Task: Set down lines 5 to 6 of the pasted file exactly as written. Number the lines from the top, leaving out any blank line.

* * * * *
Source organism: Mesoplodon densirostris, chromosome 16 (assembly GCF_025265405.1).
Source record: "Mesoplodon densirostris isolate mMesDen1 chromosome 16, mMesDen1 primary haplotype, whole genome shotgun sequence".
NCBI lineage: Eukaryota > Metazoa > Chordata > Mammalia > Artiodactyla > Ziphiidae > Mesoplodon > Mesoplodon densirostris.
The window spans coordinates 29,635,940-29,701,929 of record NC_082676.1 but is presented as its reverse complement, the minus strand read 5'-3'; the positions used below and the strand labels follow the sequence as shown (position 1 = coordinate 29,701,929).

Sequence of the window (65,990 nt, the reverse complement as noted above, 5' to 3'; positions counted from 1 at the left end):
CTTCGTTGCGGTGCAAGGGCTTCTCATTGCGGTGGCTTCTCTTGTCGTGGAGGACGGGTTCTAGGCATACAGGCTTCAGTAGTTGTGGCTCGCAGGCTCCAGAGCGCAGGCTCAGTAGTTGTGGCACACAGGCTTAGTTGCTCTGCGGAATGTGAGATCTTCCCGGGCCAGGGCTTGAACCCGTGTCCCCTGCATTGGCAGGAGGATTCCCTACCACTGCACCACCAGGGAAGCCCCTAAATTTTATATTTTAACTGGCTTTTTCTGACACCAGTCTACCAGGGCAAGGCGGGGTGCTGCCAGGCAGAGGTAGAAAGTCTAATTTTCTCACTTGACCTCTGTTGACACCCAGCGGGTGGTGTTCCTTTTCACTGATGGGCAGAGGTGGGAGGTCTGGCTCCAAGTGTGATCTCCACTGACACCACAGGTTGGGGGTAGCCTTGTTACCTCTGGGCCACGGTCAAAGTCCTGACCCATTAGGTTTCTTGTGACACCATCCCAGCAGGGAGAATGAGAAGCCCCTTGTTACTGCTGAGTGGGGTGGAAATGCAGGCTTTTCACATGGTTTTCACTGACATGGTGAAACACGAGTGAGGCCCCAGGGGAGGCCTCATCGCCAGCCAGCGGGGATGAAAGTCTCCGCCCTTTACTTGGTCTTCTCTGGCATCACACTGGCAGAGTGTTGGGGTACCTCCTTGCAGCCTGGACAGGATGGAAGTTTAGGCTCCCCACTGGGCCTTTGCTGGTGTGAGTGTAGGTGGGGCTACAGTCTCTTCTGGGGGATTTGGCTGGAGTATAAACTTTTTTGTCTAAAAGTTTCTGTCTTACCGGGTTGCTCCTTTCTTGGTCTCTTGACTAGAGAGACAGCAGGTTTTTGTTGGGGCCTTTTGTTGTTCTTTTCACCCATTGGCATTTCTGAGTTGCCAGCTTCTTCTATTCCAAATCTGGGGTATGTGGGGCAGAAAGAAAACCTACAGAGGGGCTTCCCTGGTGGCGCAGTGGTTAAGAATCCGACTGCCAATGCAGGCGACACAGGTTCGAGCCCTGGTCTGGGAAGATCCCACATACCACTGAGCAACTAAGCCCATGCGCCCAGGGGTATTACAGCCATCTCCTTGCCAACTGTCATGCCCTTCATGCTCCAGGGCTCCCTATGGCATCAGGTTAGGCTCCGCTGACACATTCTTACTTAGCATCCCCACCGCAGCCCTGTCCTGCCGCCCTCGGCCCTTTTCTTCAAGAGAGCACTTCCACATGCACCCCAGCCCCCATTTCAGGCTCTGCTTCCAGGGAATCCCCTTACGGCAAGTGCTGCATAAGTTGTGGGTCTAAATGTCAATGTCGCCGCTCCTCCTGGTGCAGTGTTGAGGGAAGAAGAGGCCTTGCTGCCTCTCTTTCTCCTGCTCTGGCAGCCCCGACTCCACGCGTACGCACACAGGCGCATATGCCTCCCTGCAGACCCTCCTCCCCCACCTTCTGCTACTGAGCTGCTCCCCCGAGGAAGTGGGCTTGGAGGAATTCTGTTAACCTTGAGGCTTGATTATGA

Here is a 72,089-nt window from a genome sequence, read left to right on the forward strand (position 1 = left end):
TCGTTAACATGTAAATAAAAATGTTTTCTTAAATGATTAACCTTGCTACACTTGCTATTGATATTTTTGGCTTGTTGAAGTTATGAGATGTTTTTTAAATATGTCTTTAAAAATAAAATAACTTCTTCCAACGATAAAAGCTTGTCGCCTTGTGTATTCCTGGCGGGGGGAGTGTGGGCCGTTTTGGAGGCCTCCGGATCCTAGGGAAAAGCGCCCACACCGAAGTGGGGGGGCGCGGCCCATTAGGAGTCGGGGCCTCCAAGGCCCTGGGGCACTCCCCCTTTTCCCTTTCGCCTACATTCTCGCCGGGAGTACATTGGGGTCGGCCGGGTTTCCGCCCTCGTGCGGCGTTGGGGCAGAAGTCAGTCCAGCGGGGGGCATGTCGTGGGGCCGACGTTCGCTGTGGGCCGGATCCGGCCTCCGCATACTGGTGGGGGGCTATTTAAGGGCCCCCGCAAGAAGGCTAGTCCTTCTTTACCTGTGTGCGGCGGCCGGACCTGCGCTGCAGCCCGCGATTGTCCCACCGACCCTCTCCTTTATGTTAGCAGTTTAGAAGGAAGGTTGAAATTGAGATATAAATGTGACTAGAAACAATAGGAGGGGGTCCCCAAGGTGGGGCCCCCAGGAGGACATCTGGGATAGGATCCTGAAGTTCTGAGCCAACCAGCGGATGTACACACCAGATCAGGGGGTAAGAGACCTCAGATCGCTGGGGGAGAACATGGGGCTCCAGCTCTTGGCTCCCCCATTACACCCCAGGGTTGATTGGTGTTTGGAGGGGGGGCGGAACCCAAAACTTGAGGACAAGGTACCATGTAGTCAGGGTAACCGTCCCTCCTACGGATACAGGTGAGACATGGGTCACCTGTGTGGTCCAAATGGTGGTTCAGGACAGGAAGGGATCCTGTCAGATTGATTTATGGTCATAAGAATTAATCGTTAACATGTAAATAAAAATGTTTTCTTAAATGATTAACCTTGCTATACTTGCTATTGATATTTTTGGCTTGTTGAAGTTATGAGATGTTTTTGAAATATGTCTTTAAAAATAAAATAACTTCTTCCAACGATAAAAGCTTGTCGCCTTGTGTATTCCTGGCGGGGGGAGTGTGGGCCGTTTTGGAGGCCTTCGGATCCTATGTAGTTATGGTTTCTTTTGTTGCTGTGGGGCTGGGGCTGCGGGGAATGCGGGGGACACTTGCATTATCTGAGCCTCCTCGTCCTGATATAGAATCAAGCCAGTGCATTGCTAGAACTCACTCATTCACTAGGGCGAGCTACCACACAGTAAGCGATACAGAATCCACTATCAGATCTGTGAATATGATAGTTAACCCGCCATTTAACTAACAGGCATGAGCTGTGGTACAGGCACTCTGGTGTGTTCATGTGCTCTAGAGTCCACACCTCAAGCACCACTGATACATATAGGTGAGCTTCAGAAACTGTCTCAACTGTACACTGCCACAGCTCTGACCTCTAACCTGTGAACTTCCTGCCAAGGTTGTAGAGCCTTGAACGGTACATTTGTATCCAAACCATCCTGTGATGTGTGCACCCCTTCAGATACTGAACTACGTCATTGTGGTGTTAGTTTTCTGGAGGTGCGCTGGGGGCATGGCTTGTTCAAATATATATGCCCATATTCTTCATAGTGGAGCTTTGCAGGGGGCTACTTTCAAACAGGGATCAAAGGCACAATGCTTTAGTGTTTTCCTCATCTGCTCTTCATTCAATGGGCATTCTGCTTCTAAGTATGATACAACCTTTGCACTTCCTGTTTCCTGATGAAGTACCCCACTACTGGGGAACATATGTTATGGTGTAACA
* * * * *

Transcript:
Sequence of the window (65,990 nt, the reverse complement as noted above, 5' to 3'; positions counted from 1 at the left end):
CTTCGTTGCGGTGCAAGGGCTTCTCATTGCGGTGGCTTCTCTTGTCGTGGAGGACGGGTTCTAGGCATACAGGCTTCAGTAGTTGTGGCTCGCAGGCTCCAGAGCGCAGGCTCAGTAGTTGTGGCACACAGGCTTAGTTGCTCTGCGGAATGTGAGATCTTCCCGGGCCAGGGCTTGAACCCGTGTCCCCTGCATTGGCAGGAGGATTCCCTACCACTGCACCACCAGGGAAGCCCCTAAATTTTATATTTTAACTGGCTTTTTCTGACACCAGTCTACCAGGGCAAGGCGGGGTGCTGCCAGGCAGAGGTAGAAAGTCTAATTTTCTCACTTGACCTCTGTTGACACCCAGCGGGTGGTGTTCCTTTTCACTGATGGGCAGAGGTGGGAGGTCTGGCTCCAAGTGTGATCTCCACTGACACCACAGGTTGGGGGTAGCCTTGTTACCTCTGGGCCACGGTCAAAGTCCTGACCCATTAGGTTTCTTGTGACACCATCCCAGCAGGGAGAATGAGAAGCCCCTTGTTACTGCTGAGTGGGGTGGAAATGCAGGCTTTTCACATGGTTTTCACTGACATGGTGAAACACGAGTGAGGCCCCAGGGGAGGCCTCATCGCCAGCCAGCGGGGATGAAAGTCTCCGCCCTTTACTTGGTCTTCTCTGGCATCACACTGGCAGAGTGTTGGGGTACCTCCTTGCAGCCTGGACAGGATGGAAGTTTAGGCTCCCCACTGGGCCTTTGCTGGTGTGAGTGTAGGTGGGGCTACAGTCTCTTCTGGGGGATTTGGCTGGAGTATAAACTTTTTTGTCTAAAAGTTTCTGTCTTACCGGGTTGCTCCTTTCTTGGTCTCTTGACTAGAGAGACAGCAGGTTTTTGTTGGGGCCTTTTGTTGTTCTTTTCACCCATTGGCATTTCTGAGTTGCCAGCTTCTTCTATTCCAAATCTGGGGTATGTGGGGCAGAAAGAAAACCTACAGAGGGGCTTCCCTGGTGGCGCAGTGGTTAAGAATCCGACTGCCAATGCAGGCGACACAGGTTCGAGCCCTGGTCTGGGAAGATCCCACATACCACTGAGCAACTAAGCCCATGCGCCCAGGGGTATTACAGCCATCTCCTTGCCAACTGTCATGCCCTTCATGCTCCAGGGCTCCCTATGGCATCAGGTTAGGCTCCGCTGACACATTCTTACTTAGCATCCCCACCGCAGCCCTGTCCTGCCGCCCTCGGCCCTTTTCTTCAAGAGAGCACTTCCACATGCACCCCAGCCCCCATTTCAGGCTCTGCTTCCAGGGAATCCCCTTACGGCAAGTGCTGCATAAGTTGTGGGTCTAAATGTCAATGTCGCCGCTCCTCCTGGTGCAGTGTTGAGGGAAGAAGAGGCCTTGCTGCCTCTCTTTCTCCTGCTCTGGCAGCCCCGACTCCACGCGTACGCACACAGGCGCATATGCCTCCCTGCAGACCCTCCTCCCCCACCTTCTGCTACTGAGCTGCTCCCCCGAGGAAGTGGGCTTGGAGGAATTCTGTTAACCTTGAGGCTTGATTATGA